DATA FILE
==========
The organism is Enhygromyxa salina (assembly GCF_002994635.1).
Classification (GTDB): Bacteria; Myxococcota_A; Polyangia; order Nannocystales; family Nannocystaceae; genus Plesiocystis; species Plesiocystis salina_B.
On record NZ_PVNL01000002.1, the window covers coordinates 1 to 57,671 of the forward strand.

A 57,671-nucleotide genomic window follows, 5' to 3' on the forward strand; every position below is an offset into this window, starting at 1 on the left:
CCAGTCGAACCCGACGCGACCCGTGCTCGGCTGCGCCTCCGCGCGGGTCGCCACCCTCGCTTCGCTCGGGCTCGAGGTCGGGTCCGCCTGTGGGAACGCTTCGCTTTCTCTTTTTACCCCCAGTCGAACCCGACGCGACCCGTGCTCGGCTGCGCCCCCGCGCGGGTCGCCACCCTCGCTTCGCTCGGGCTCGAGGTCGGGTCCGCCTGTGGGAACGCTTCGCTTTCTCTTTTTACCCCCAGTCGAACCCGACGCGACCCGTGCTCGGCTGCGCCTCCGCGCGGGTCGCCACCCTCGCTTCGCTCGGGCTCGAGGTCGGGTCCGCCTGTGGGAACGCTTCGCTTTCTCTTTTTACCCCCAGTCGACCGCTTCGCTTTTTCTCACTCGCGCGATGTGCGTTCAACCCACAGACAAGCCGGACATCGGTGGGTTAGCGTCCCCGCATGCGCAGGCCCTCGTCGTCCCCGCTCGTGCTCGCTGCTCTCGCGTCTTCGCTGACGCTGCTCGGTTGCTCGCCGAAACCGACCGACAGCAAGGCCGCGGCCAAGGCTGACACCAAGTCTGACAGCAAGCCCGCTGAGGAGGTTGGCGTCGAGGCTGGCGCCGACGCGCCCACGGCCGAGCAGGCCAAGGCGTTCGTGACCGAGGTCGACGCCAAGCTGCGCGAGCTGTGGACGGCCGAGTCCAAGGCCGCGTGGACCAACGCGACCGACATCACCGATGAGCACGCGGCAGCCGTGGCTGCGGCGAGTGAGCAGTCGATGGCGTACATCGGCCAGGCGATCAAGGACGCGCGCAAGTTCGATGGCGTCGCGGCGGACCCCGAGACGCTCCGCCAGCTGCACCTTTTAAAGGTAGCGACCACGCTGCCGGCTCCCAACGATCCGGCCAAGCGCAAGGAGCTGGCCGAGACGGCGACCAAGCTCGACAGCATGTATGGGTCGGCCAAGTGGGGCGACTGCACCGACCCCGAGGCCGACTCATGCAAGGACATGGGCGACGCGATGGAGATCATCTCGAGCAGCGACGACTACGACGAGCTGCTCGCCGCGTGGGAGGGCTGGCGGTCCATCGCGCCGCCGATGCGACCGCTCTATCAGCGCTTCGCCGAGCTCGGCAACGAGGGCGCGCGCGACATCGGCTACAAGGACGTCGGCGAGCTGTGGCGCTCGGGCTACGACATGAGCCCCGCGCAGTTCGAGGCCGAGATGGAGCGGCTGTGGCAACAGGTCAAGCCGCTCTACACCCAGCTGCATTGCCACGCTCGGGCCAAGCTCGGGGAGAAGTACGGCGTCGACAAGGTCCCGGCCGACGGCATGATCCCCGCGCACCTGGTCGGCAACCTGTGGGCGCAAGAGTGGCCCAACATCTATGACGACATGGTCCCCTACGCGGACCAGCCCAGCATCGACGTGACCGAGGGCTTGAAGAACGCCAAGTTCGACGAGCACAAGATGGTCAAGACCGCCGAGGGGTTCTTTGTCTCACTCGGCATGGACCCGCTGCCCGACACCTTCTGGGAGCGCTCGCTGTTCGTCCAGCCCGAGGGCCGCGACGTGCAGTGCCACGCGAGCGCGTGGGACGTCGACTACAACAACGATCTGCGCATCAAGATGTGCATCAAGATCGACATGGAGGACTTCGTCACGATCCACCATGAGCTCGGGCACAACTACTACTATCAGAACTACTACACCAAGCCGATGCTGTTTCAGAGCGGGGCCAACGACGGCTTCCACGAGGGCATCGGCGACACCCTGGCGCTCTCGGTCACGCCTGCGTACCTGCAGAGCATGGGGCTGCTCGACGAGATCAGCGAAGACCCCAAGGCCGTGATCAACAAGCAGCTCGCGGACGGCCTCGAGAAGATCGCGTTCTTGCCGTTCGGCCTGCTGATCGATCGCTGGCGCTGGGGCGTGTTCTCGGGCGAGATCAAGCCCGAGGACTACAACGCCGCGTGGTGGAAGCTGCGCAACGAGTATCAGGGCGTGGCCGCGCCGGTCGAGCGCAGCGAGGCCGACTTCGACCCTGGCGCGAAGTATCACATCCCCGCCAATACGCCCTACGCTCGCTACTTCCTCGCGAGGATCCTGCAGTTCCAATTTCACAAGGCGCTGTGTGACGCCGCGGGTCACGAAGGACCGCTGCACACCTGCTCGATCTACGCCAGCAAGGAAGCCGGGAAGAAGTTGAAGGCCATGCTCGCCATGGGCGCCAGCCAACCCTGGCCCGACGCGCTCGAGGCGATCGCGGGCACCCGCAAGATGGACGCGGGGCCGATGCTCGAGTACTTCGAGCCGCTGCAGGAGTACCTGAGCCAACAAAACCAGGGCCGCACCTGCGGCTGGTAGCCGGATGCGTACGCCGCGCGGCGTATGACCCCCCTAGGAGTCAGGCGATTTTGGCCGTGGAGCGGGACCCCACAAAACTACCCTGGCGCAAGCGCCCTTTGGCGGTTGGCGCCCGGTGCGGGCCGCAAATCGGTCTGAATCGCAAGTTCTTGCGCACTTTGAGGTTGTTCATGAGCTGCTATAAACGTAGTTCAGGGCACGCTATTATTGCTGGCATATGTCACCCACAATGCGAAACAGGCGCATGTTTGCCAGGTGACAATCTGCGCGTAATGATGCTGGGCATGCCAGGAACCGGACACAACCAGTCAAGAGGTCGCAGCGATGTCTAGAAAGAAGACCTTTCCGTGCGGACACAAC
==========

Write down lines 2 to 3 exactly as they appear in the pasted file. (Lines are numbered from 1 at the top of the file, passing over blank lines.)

Classification (GTDB): Bacteria; Myxococcota_A; Polyangia; order Nannocystales; family Nannocystaceae; genus Plesiocystis; species Plesiocystis salina_B.
On record NZ_PVNL01000002.1, the window covers coordinates 1 to 57,671 of the forward strand.